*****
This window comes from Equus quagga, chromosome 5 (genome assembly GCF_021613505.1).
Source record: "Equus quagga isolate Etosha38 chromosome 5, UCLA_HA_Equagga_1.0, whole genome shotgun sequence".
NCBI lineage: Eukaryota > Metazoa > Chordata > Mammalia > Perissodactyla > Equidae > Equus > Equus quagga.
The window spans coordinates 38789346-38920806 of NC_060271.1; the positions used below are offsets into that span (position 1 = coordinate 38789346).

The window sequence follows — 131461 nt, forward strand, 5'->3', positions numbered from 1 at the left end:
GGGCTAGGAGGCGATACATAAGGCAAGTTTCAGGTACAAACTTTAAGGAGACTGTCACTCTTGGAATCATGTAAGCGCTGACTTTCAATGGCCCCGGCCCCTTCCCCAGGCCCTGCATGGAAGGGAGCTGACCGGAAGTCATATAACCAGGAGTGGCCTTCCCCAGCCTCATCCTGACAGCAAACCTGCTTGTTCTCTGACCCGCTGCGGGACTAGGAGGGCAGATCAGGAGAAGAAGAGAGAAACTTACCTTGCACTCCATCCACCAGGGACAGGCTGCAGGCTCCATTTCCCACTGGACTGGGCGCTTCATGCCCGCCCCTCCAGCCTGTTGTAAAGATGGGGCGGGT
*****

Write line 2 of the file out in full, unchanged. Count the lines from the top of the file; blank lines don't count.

Source record: "Equus quagga isolate Etosha38 chromosome 5, UCLA_HA_Equagga_1.0, whole genome shotgun sequence".